Professor Chris Beyrer, President of the International AIDS Society and International Chair of AIDS 2016;
Dr Olive Shisana, CEO of the Human Sciences Research Council and Local Co-Chair of AIDS 2016;
Dr Brian Brink, Chief Medical Officer at Anglo American;
Ladies and Gentlemen;

It is a great honour for South Africa to host the 21st International AIDS Conference in Durban in July 2016.

This will be the second time that South Africa and the city of Durban host this conference, having hosted the event in 2000.

The conference, commonly known as AIDS 2016, is organised by the International AIDS Society, the world’s leading independent association of HIV and AIDS health professionals, together with its partners from the UN family, the South African government and international civil society organisations.

The return of the International AIDS Conference to Durban is highly significant for a number of reasons.

The 2000 conference was pivotal in focusing the world’s attention on the impact of HIV in Sub-Saharan Africa, fundamentally changing the course of the epidemic on the continent.

It is worth recalling what former President Nelson Mandela said in his closing address to the conference:

“Let us not equivocate: a tragedy of unprecedented proportions is unfolding in Africa. AIDS today in Africa is claiming more lives than the sum total of all wars, famines and floods, and the ravages of such deadly diseases as malaria. It is devastating families and communities, overwhelming and depleting health care services; and robbing schools of both students and teachers.”

A decade and a half later, thanks in large measure to the deliberations at that conference and the unparalleled response of the global health community, we have made much progress in tackling the epidemic in Africa and across the world.

But although we can claim many achievements, we cannot yet claim success.

Several countries on the continent have implemented massive treatment and prevention programmes that have had a marked impact on HIV incidence, life expectancy and maternal and infant mortality.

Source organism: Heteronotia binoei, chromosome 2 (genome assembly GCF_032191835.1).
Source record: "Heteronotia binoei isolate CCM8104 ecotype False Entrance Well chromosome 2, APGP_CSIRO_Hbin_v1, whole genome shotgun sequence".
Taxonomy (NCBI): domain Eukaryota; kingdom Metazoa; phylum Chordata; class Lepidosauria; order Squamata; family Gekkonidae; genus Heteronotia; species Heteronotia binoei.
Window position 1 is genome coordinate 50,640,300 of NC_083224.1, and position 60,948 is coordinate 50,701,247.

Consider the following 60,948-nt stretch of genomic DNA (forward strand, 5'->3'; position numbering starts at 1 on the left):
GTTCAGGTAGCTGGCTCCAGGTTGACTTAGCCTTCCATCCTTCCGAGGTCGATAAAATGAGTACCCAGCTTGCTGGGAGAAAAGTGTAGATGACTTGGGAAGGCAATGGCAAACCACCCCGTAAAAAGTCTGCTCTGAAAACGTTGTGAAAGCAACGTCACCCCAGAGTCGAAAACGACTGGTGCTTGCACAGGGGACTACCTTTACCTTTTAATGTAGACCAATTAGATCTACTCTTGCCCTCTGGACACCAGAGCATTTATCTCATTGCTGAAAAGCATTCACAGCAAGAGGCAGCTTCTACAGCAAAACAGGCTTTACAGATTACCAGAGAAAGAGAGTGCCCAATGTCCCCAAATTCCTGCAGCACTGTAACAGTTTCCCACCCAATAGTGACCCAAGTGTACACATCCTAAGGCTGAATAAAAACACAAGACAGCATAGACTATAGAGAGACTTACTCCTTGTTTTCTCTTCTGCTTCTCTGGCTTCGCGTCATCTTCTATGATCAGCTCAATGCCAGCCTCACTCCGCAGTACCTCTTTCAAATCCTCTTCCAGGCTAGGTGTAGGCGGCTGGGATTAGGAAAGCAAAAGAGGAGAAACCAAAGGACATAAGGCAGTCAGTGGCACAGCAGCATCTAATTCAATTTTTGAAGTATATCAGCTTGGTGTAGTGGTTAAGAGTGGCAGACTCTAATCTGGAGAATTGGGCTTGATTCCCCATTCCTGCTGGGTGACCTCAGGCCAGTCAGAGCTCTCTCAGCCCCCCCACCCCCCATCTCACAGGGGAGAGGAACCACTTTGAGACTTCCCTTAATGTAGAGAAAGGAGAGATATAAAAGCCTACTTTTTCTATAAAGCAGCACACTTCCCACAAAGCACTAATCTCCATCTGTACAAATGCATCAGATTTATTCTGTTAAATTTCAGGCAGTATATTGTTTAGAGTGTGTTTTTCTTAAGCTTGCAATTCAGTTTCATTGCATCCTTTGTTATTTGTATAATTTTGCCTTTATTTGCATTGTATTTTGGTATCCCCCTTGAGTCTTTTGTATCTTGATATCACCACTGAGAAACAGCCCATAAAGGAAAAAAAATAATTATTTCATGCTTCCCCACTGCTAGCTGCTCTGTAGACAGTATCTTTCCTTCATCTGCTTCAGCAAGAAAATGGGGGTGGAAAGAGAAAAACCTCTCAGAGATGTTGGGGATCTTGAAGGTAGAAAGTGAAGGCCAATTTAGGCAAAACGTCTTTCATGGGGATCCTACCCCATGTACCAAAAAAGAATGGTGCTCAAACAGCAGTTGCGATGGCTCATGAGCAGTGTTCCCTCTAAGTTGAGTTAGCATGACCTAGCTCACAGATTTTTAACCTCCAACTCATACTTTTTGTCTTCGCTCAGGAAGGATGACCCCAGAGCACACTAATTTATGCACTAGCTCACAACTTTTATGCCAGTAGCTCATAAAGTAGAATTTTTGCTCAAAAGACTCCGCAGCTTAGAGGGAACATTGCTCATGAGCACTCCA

South Africa, with the highest number of people living with HIV in the world, has rolled out the world’s largest treatment programme, with over 2.7 million people initiated on antiretrovirals. .

Though we have made progress in many areas, we are still concerned about the stubbornly high numbers of new infections, the challenges we face in ensuring that those who are on treatment are supported to continue taking their medication and that stigma continues to undermine the impact of our programmes.

As we prepare for AIDS 2016, we will intensify our efforts to address these challenges.

We are determined that by the time we meet again in Durban, we will be able to report significant progress on all these fronts.

If we are to achieve the objectives articulated at AIDS 2014 in Melbourne, Australia earlier this year, we need to ensure that the response to AIDS remains prominent in the post-2015 sustainable development framework. We need to ensure that the international community continues to affirm the inextricable link between development and health.

In our quest for social justice and equity, we need to ensure that the development community, G8 and other global health platforms continue the focus on ensuring universal coverage.

There is a need for a sustained collaboration between various sectors of society. We need to strengthen the social compacts that have been developed over the course of many years.

In this context, I wish to commend the South African private sector for the initiative they have taken to combat the epidemic.

I wish to commend all our partners in the SA National AIDS Council, for the contribution they continue to make individually and collectively.

Through collaboration and coordination, through learning from each other, through engaging with each other, we will enhance our ability to bring the epidemic to an end.

I thank you.